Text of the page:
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While Oregon got a great deal of media attention when a young woman, Brittany Maynard, decided to use its law to end her life when she was dying of cancer last year; Vermont was actually the first state to have its legislature pass an aid in dying law. Vermont’s law permits a capable terminally ill adult to request and obtain lethal drugs which the person can self administer in an effort to hasten the patient’s imminent death. Vermont’s law is a stepped version which has a series of patient protections in place that must be complied with that will cease to exist in 2016. Those protections put in place in the bill in an effort to garner the legislative support necessary to pass the measure provides:
— A requirement for a psychiatric evaluation if there is any indication that a patient requesting lethal medication has impaired judgment
— A 15-day waiting period between a patient’s first and second request for the medication
— A waiting period after the last request before the doctor actually writes a prescription for the lethal drug.
Upon the expiration of these so-called patient protections, the discussion regarding the end-of-life decision of a terminally ill patient becomes a private conversation between a patient and his or her doctor. There are those who are concerned that government should still be involved in the discussion, not really trusting that the patient-physician relationship would sufficiently address concerns.
According to articles written on the issue following the passage of Vermont’s law, “after July 1, 2016, the law will protect physicians from civil or criminal liability, and from professional misconduct charges.” Despite the changes that are set to occur in 2016, there still needs to be informed consent on the part of the patient so doctors are required to inform a terminally ill patient of all the options including hospice and palliative care. Ultimately, though, the issue is still a decision to be made by the patient in conjunction with his or her doctor.
The issue of whether or not the patient “protections” that are presently in place should be continued past 2016 is a discussion that is currently taking place in Vermont. If this issue touches you or someone in your family, perhaps now is the time to voice your opinion.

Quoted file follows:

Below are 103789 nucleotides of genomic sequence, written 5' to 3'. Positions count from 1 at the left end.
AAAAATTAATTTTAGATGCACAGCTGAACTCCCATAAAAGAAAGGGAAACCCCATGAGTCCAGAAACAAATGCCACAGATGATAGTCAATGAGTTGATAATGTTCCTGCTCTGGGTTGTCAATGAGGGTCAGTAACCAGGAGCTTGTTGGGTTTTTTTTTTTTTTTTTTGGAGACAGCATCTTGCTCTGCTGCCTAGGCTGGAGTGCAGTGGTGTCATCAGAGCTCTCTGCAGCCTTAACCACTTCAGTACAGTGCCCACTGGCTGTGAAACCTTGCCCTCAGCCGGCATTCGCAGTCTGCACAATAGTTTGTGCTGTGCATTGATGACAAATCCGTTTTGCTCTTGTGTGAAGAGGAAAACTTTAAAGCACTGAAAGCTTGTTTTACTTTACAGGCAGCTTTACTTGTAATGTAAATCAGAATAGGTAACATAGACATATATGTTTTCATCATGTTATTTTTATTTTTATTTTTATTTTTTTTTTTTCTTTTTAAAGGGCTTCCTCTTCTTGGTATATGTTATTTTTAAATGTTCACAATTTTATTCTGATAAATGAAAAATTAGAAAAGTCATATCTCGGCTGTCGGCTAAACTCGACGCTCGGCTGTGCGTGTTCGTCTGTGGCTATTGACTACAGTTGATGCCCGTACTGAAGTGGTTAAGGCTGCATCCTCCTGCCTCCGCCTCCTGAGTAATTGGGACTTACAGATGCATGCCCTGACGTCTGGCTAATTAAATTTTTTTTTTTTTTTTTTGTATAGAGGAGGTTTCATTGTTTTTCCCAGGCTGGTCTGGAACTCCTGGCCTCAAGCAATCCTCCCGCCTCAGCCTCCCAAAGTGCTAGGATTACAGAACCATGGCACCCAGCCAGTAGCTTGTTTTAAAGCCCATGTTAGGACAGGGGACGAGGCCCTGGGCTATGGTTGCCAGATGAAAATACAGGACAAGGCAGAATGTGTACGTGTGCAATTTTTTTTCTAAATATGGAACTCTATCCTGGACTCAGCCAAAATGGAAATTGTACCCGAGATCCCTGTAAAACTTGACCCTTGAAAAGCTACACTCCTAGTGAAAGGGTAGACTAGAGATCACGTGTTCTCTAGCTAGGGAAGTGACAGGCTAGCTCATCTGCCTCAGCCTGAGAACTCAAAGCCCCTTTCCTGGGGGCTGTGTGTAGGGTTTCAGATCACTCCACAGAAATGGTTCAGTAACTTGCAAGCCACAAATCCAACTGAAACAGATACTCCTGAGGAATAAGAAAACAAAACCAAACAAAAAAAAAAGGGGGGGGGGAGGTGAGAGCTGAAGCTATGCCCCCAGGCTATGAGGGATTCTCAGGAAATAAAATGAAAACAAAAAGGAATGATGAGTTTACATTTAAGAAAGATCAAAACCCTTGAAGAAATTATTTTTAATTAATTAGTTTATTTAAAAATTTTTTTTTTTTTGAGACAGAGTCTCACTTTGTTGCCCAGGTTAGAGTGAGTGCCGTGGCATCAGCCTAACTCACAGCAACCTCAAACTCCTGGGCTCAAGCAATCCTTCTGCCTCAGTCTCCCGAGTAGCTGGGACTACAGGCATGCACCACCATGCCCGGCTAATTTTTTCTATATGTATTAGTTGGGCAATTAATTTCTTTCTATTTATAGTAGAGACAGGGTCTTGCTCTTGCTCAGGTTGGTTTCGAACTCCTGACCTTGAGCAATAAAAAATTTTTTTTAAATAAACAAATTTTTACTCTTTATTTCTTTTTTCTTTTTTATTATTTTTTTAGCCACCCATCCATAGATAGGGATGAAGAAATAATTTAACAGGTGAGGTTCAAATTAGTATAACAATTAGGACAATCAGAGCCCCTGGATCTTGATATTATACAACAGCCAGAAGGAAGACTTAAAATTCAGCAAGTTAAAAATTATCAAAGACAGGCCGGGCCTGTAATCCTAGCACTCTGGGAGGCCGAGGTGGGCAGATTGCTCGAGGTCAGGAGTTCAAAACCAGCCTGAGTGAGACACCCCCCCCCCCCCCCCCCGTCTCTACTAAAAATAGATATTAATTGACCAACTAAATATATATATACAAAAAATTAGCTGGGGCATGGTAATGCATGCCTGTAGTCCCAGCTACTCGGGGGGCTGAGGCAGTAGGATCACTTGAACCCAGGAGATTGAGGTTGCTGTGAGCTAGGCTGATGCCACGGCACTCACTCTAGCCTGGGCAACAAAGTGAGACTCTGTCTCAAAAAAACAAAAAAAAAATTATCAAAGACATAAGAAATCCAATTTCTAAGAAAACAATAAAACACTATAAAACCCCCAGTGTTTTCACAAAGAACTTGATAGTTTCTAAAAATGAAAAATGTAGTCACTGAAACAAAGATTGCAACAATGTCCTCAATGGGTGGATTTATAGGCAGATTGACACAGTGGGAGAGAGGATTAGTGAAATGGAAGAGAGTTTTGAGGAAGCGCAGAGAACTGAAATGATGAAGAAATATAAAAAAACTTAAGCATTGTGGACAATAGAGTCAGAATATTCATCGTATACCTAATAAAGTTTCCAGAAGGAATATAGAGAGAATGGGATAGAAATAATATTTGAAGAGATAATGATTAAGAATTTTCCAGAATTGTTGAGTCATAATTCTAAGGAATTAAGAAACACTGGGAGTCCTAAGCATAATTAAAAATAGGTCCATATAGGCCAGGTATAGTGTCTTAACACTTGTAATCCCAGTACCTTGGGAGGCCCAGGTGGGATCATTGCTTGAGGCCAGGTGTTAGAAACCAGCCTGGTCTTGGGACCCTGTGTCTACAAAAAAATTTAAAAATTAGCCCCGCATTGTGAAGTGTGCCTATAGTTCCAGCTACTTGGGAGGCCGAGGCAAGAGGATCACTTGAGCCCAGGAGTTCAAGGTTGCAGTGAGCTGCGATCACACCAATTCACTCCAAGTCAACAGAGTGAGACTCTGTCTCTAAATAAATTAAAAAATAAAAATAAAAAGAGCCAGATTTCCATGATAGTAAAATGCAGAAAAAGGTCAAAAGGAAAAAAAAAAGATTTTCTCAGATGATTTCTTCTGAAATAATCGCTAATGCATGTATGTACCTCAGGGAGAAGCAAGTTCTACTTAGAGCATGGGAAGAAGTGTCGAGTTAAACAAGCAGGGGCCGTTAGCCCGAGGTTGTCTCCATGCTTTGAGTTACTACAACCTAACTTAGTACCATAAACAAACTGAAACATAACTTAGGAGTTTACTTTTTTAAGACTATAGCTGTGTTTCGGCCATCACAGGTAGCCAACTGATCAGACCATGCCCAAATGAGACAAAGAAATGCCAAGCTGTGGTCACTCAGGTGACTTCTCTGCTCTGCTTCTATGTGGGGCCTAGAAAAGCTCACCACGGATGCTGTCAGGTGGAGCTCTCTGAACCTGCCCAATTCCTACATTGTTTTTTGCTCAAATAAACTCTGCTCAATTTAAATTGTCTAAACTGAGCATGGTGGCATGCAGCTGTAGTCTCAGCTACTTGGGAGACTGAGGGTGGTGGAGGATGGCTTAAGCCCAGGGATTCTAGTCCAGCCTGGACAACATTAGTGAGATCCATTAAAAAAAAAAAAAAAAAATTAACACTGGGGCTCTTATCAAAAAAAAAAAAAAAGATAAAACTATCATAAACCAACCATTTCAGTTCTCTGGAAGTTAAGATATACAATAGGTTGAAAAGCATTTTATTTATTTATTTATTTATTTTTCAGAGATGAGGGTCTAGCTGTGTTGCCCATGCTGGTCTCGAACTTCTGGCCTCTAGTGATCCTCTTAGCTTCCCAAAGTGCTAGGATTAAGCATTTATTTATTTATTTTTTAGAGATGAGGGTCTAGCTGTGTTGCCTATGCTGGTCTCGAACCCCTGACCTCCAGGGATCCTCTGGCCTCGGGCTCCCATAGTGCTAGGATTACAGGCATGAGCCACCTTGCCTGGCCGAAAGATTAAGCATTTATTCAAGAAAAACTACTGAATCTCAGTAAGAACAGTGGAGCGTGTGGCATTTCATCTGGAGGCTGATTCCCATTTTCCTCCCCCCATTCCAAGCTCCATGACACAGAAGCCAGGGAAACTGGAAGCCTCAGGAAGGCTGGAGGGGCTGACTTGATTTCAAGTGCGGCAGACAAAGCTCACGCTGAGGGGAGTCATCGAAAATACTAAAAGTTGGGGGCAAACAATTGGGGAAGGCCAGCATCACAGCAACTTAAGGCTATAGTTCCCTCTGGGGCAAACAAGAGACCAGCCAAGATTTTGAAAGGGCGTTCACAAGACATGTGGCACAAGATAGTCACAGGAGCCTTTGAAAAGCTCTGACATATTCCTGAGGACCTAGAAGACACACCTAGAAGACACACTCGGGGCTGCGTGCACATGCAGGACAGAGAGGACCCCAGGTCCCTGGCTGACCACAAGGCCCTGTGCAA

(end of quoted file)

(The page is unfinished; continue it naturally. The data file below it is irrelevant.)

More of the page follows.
Well, it certainly was breathtakingly beautiful this morning. The snow blanketed trees and turned things into a winter wonderland. The downside is that to look that good, the snow is very wet and heavy. The trees were bowing graciously under the weight of the snow, but some succumbed to the heaviness and there are many branches and whole trees that are down. This has caused the inevitable, power outages. We were more fortunate that some, our power went out around 3:45 this morning. Others have been without power since Tuesday when the storm first hit. There are, last I heard about 38,000 people without power and there are lots of folks working hard to get us all back online.
Nothing to do but look to the bright side. We have oil lamps, candles, our headlamps and a warm woodstove. We are luckier than a lot of people.
The Nor’easter that is paying us a visit for a while longer (snow is forecast through Thursday) has already dropped well over a foot of snow. It is the heavy, wet snow, perfect for building snowmen and snow forts. Last night it was falling in giant clumps of snow, and while I type this there is a lull, although we are forecast to get another 2-5 inches today and another 1-3 inches this evening.
There are a lot of people without power because, the snow is wet and heavy. Last night we had several blips of power but so far, we are still connected.
I love a good snowstorm, there is something magical about snow, particularly when you wake up to it. I know there are a lot of folks out there that would disagree, but give me this, okay? Put aside your grumblings and just take a good look at how beautiful Mother Nature can make everything when she puts on her winter coat.
Happy Snow Day!
The colors are coming on fast and furious. Every day it seems that there is more and more color in the mountains. There is serious doubt around our house that there will be any leaves really left on the trees for the leaf peepers that arrive on Columbus Day weekend. In fact, taking a look of the wind blowing around today any of those leaves that have already turned are dropping at a high rate of speed from the trees.
Seems that we are starting the foliage season already. According to the news, the state will start its foliage reporting to advise leaf peepers of the changing colors. There isn’t much changing happening our way, although you can definitely notice a much lighter green on the trees and a definite yellow tinge to a lot of them. There are some trees that are already changing, mostly those that are either young or stressed.